|How close are Grant County residents to their neighbors, and is this proximity increasing faster than other rural counties in the state? Population density, measured in Trend 5.10, seeks to further analyze the number of people per square unit of land area, or in this case, square mile. While Grant County's population density is certainly lower than other areas in the state, it is increasing at a much more rapid pace than other similar counties.|
This population density measurement only includes square miles of land, and does not take into account bodies of water. Data are published annually and come from the Washington State Office of Financial Management. Population density for Chelan, Douglas, and Walla Walla Counties are offered as benchmarks.
In 2010, the population density for Grant County was 33 people per square mile. This represents an 18% increase from the 2000 measure of 28 people per square mile. By comparison, Walla Walla County's population density was 47 people per square mile, or a 9% increase from the 2000 measure. Chelan and Douglas Counties' population densities were each 25 and 21, respectively, or 9% and 17% increases from 2000.
Grant County's population density has grown faster than the state's and faster than any other county benchmark offered here for comparison. Its total population growth rate, measured in Trend 1.1, has been equal to or higher than the
||state's since 2006.
At the state level, Washington State's population density was 101 in 2010, driven largely by the population densities of the west side of the state. Last year's population density marks a 13% increase over the 2000 measure of 89 people per square mile.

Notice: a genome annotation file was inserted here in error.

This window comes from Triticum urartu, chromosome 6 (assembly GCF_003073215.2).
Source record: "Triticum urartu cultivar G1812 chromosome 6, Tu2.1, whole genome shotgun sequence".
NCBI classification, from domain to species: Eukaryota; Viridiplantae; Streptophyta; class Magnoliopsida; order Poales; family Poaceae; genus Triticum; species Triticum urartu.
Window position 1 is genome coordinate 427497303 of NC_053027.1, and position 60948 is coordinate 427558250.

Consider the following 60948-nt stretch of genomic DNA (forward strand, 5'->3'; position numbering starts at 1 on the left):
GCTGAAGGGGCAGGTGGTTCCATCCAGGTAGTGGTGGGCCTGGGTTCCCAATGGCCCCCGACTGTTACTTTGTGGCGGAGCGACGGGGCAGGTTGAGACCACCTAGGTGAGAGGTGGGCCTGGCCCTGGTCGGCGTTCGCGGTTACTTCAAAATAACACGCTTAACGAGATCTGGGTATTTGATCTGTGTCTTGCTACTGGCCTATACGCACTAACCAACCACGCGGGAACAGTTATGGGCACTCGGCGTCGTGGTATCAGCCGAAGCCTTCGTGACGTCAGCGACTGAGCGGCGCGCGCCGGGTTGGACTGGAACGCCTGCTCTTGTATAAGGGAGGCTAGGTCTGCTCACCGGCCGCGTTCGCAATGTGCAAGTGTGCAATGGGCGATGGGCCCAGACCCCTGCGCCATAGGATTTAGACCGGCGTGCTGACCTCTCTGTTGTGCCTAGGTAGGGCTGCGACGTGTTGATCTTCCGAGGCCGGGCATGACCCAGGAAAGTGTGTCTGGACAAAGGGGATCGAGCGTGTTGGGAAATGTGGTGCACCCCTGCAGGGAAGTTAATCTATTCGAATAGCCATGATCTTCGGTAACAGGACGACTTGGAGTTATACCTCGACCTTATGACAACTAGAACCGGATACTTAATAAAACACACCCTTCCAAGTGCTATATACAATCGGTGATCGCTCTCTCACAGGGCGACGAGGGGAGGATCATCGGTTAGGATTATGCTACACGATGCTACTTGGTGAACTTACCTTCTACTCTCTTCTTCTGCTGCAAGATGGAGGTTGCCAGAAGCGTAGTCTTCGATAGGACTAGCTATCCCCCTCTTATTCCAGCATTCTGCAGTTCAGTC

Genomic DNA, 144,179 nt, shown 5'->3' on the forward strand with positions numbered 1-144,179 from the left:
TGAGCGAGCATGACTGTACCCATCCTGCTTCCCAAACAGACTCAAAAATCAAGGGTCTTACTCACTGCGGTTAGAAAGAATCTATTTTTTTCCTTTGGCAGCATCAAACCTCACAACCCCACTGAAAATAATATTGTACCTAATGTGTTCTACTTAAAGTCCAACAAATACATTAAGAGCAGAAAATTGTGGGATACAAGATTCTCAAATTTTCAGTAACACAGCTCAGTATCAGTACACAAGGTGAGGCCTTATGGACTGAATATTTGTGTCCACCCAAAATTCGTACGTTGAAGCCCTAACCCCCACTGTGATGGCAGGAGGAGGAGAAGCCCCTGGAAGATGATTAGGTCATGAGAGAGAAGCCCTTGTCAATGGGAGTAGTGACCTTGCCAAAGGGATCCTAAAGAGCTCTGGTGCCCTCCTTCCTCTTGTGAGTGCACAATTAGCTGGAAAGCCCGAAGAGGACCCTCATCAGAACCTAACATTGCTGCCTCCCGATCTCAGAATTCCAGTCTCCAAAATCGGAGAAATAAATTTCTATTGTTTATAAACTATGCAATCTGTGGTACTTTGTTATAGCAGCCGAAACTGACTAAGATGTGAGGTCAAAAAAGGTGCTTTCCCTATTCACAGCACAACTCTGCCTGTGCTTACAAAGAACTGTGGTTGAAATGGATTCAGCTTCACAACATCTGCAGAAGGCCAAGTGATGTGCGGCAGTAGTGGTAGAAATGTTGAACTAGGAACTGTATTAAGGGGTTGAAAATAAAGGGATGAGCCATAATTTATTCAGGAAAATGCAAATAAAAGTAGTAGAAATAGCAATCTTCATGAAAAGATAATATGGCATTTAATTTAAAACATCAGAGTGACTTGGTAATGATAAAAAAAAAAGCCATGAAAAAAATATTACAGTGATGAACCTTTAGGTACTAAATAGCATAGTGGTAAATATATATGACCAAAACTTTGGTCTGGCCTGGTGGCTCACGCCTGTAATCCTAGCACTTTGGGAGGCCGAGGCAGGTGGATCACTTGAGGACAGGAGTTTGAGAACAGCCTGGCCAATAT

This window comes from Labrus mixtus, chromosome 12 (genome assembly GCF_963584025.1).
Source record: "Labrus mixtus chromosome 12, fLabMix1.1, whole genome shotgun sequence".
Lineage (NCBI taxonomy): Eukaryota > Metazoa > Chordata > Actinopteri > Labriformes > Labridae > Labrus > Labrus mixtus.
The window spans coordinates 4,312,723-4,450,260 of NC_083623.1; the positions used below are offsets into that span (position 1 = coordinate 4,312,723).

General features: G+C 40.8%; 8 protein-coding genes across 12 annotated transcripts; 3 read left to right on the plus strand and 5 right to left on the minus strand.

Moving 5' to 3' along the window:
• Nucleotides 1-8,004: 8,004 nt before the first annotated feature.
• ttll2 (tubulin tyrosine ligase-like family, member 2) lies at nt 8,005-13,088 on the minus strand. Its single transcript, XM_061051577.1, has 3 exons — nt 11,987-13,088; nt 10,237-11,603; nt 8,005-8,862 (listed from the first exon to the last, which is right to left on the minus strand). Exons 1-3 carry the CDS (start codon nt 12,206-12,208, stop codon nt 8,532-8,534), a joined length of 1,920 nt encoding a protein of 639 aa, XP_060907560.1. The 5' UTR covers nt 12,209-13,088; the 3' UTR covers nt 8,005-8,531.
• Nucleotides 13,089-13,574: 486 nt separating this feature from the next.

Increased density can have economic advantages for a city or county, as adding more people to the use of an already established infrastructure is relatively inexpensive. Any urban area exhibits diversity in its population density: population is the highest near the center of the urban area and generally gets lower as the distance away from the center grows. In Grant County's case, the City of Moses Lake has a much higher population density than do the rural areas surrounding the city. Population density is affected by the size of the urban areas, and goes hand in hand with population growth.
Measuring population density is one tool to use when measuring where growth occurs, which can help inform developers and planners in their planning and management of land use. Comprehensive plans, environmental groups, and businesses looking for new locations all call for certain levels of population density. City government and public agencies must know how to serve that density, and therefore must know the measures that contribute to density.